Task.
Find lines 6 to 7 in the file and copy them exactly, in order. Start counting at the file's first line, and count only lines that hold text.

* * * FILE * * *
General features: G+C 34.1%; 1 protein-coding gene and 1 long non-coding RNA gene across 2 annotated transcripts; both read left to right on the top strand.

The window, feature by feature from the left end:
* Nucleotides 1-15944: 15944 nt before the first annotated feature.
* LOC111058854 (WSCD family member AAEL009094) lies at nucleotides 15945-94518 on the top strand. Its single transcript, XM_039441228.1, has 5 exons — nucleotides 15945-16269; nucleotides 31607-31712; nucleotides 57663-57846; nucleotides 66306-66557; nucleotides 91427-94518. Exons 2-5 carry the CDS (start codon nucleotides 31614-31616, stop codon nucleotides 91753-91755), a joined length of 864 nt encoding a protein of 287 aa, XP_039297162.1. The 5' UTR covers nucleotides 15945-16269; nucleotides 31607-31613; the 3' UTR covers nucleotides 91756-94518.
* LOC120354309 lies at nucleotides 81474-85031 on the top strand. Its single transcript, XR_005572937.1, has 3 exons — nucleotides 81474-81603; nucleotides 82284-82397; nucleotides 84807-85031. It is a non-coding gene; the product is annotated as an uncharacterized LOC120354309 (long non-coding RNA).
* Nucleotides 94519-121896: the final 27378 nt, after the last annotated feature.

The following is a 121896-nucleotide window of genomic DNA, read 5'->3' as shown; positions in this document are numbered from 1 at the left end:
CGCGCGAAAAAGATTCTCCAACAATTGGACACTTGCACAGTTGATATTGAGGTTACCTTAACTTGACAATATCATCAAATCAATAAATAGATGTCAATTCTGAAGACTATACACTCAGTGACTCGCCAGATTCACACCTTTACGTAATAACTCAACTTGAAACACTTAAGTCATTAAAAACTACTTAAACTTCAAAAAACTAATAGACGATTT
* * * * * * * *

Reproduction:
* Nucleotides 94519-121896: the final 27378 nt, after the last annotated feature.

The following is a 121896-nucleotide window of genomic DNA, read 5'->3' as shown; positions in this document are numbered from 1 at the left end: